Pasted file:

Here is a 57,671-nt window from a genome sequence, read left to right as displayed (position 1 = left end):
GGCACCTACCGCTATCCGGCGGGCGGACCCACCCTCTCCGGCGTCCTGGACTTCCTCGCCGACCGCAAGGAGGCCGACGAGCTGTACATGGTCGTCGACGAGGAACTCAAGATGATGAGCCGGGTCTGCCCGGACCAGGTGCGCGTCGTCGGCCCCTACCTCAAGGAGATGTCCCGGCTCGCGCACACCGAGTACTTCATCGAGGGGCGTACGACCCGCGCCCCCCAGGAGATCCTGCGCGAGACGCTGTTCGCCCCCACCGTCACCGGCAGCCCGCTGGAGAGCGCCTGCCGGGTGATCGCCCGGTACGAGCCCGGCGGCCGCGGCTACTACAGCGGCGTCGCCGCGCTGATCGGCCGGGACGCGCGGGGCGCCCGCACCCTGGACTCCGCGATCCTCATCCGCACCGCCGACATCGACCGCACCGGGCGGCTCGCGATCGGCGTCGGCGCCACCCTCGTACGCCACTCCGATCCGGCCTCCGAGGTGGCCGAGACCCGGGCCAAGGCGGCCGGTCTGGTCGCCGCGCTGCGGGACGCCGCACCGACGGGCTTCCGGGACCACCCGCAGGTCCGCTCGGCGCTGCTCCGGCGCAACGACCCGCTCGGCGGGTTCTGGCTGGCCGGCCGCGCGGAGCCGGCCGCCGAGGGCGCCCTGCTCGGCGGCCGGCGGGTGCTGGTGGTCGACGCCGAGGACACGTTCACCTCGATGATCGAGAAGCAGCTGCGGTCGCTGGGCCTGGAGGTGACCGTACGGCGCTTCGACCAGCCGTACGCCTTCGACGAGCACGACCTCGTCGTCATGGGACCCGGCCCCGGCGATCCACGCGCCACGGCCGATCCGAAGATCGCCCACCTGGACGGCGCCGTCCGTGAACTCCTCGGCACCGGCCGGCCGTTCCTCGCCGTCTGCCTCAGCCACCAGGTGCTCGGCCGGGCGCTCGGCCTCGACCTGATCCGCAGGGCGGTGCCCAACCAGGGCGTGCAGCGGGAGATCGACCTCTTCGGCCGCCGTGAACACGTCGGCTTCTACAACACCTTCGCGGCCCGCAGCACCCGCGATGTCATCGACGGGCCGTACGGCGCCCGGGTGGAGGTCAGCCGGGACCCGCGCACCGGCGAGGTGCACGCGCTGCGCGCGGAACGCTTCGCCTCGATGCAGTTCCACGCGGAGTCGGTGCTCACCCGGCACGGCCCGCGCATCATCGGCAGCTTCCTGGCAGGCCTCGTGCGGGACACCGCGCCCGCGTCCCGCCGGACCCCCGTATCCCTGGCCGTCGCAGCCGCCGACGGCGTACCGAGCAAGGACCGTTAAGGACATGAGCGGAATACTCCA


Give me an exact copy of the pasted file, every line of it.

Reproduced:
Here is a 57,671-nt window from a genome sequence, read left to right as displayed (position 1 = left end):
GGCACCTACCGCTATCCGGCGGGCGGACCCACCCTCTCCGGCGTCCTGGACTTCCTCGCCGACCGCAAGGAGGCCGACGAGCTGTACATGGTCGTCGACGAGGAACTCAAGATGATGAGCCGGGTCTGCCCGGACCAGGTGCGCGTCGTCGGCCCCTACCTCAAGGAGATGTCCCGGCTCGCGCACACCGAGTACTTCATCGAGGGGCGTACGACCCGCGCCCCCCAGGAGATCCTGCGCGAGACGCTGTTCGCCCCCACCGTCACCGGCAGCCCGCTGGAGAGCGCCTGCCGGGTGATCGCCCGGTACGAGCCCGGCGGCCGCGGCTACTACAGCGGCGTCGCCGCGCTGATCGGCCGGGACGCGCGGGGCGCCCGCACCCTGGACTCCGCGATCCTCATCCGCACCGCCGACATCGACCGCACCGGGCGGCTCGCGATCGGCGTCGGCGCCACCCTCGTACGCCACTCCGATCCGGCCTCCGAGGTGGCCGAGACCCGGGCCAAGGCGGCCGGTCTGGTCGCCGCGCTGCGGGACGCCGCACCGACGGGCTTCCGGGACCACCCGCAGGTCCGCTCGGCGCTGCTCCGGCGCAACGACCCGCTCGGCGGGTTCTGGCTGGCCGGCCGCGCGGAGCCGGCCGCCGAGGGCGCCCTGCTCGGCGGCCGGCGGGTGCTGGTGGTCGACGCCGAGGACACGTTCACCTCGATGATCGAGAAGCAGCTGCGGTCGCTGGGCCTGGAGGTGACCGTACGGCGCTTCGACCAGCCGTACGCCTTCGACGAGCACGACCTCGTCGTCATGGGACCCGGCCCCGGCGATCCACGCGCCACGGCCGATCCGAAGATCGCCCACCTGGACGGCGCCGTCCGTGAACTCCTCGGCACCGGCCGGCCGTTCCTCGCCGTCTGCCTCAGCCACCAGGTGCTCGGCCGGGCGCTCGGCCTCGACCTGATCCGCAGGGCGGTGCCCAACCAGGGCGTGCAGCGGGAGATCGACCTCTTCGGCCGCCGTGAACACGTCGGCTTCTACAACACCTTCGCGGCCCGCAGCACCCGCGATGTCATCGACGGGCCGTACGGCGCCCGGGTGGAGGTCAGCCGGGACCCGCGCACCGGCGAGGTGCACGCGCTGCGCGCGGAACGCTTCGCCTCGATGCAGTTCCACGCGGAGTCGGTGCTCACCCGGCACGGCCCGCGCATCATCGGCAGCTTCCTGGCAGGCCTCGTGCGGGACACCGCGCCCGCGTCCCGCCGGACCCCCGTATCCCTGGCCGTCGCAGCCGCCGACGGCGTACCGAGCAAGGACCGTTAAGGACATGAGCGGAATACTCCA